BRIEF SYNOPSIS: Agent Lila Black is on her first mission for the Otopian NSA. Her mission? To guard and investigate the lead singer of the The No Shows rock band, who happens to be an elf. However, she is far from normal herself, even in a changed world intersecting with elven, faery, and even demon worlds. Her assignment leads to a plot much more involved than she had ever imagined and takes her through her own internal struggle and growth.
PROS: A great blend of science fiction and fantasy! Imaginative characters, while based on previous fantasy archetypes – have their own unique aspects and personalities. Quickly pulls you in, and picks up speed from there.
CONS: The introduction, laying the basis of the book, could have been better.
BOTTOM LINE: Keeping It Real is anything but “keeping it real”. It transports the reader to a familiar world with an intriguing fantasy and sci-fi twist. Some good old fashioned espionage wrapped in futuristic technology and fantasy magic. If you are a fan of sci-fi or fantasy Keeping It Real has something for you!
The universe in which this story is based is a future Earth changed by an inexplicable event occurring at the Superconducting Super Collider. This event, referred throughout the story as the Quantum Bomb, essentially tied multiple realms to Earth. All these other realms seem to be based in magic while Earth, called Otopia after the quantum blast, is based in technology.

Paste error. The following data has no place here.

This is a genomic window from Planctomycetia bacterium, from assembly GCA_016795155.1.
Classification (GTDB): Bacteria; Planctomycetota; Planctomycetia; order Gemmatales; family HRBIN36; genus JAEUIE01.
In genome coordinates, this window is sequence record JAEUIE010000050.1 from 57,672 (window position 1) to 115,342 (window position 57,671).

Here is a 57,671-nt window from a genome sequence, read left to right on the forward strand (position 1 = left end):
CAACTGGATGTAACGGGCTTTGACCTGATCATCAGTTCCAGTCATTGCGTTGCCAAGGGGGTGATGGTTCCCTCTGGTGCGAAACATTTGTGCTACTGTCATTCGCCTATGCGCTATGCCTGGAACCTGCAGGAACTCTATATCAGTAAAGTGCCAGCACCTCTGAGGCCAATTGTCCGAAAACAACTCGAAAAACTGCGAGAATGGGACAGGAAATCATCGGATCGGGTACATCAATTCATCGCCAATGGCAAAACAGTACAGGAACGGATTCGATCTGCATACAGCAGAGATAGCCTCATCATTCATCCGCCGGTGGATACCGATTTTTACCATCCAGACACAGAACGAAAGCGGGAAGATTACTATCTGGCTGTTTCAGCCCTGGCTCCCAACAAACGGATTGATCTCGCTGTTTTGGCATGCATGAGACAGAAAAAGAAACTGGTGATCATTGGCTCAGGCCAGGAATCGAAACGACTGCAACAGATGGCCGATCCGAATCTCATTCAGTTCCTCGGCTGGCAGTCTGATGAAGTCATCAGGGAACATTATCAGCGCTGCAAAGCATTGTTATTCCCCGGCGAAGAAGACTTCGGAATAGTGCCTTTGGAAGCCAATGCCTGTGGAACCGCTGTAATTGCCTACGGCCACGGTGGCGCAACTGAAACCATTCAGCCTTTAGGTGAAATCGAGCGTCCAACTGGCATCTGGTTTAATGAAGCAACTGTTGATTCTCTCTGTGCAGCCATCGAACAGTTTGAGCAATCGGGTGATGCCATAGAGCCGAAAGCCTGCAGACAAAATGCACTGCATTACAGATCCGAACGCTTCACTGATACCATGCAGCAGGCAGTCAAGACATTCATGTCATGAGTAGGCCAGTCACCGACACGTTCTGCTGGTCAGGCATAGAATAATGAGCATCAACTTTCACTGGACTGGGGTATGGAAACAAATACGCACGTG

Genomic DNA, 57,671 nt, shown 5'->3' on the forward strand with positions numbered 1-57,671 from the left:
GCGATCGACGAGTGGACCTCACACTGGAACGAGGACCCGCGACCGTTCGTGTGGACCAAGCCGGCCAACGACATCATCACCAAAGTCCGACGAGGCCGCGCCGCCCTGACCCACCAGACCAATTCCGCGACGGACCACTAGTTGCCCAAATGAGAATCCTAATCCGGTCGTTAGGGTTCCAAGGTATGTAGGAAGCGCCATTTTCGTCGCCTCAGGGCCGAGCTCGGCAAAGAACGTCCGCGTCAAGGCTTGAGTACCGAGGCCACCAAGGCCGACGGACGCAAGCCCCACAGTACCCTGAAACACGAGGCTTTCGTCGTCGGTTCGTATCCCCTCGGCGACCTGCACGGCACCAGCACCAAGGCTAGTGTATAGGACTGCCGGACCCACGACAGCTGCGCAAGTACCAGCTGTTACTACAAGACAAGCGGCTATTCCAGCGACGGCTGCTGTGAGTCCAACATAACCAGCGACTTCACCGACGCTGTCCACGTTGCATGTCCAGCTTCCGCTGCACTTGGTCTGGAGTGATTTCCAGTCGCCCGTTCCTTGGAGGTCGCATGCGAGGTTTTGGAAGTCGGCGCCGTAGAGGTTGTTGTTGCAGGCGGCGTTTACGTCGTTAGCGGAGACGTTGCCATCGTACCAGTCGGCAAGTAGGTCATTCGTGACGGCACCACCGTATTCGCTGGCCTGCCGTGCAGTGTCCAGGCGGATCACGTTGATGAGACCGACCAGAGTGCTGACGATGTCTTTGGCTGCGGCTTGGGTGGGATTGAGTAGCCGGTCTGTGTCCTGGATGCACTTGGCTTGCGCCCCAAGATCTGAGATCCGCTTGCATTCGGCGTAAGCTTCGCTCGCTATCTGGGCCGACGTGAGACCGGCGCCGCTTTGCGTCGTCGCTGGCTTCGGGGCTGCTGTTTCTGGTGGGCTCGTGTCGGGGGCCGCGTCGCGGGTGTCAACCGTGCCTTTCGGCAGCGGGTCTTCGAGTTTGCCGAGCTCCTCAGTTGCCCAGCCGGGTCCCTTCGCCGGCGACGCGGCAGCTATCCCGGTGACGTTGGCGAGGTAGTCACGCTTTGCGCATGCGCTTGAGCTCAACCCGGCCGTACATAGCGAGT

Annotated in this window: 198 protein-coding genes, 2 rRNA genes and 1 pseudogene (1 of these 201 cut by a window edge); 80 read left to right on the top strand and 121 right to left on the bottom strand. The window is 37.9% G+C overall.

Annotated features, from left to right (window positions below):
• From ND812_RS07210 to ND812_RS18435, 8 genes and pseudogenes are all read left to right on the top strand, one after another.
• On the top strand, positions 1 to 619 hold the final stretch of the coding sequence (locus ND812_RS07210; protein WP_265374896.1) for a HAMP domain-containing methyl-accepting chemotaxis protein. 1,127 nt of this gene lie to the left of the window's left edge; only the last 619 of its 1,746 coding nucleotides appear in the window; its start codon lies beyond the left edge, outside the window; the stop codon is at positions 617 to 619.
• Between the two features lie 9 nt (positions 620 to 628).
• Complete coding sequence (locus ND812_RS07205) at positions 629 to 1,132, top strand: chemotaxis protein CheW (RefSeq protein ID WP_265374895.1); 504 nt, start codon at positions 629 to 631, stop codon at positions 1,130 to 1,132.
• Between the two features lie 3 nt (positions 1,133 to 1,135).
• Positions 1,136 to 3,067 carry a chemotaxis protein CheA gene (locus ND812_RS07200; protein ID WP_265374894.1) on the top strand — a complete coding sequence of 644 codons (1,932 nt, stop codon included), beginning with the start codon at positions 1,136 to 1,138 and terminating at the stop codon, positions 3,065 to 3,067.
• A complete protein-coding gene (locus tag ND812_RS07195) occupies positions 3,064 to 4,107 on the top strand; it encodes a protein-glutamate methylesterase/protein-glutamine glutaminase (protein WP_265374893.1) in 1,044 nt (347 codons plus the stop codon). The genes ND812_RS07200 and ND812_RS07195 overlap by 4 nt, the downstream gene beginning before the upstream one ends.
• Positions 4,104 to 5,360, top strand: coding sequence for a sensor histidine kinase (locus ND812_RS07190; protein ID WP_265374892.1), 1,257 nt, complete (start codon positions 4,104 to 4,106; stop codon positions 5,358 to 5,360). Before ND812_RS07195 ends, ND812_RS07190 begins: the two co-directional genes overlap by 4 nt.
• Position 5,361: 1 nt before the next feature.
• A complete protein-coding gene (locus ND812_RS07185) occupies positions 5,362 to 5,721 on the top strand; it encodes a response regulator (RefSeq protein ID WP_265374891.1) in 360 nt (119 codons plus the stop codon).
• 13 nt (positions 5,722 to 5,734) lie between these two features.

The actual story itself centers around Lila Black and Zal. Lila is an Agent for the Otopian National Security Agency, and she is unique in that she is a cyborg. She is “James Bond” to the extreme, with numerous weapons and gadgets built into her machine parts. She also has her fragile human side with a somewhat scarred psyche which causes her introspection throughout the book. Her assignment starts off to protect and investigate Zal, an elf rock star who is getting serious death threats. This eventually spirals into a much larger and encompassing tale of political intrigue involving Alfheim, the Elven realm. Zal and Lila are both outcasts in their worlds, but for different reasons. It seems that Lila is trying to come to grips with who she is and where her place is. While Zal, who seems to be comfortable with who he is, at a very high level seems to be an improbable evangelist. Not a theological evangelist, but more like an evangelist with an anti-xenophobe message of equality.
I have to say that I really enjoyed this book, I thought the characters were inventive and interesting. A story is all about the characters and I think Ms. Robson did a great job of connecting the reader to her characters. The universe that she has created or multi-verse (not sure which would be correct) is also very imaginative and I believe the melding of sci-fi and fantasy elements was extremely well done. Also, I have to say that I don’t think I have seen as varied a set of references in a book. Quite a few The Lord of the Rings references, but out of the blue comes a reference to Heart of Darkness (a HS English class favorite and the basis for Apocalypse Now), and then Toy Story. Talk about bouncing around the spectrum!
All the guns, grenades, mystical vortexes, motor cycle chases, and dragons are great. They move the story along and I for one really enjoy “action sequences”. Most of all they serve as a vehicle to move the characters along and grow them for the reader, and lay the ground work for some hopefully very interesting and exciting sequels.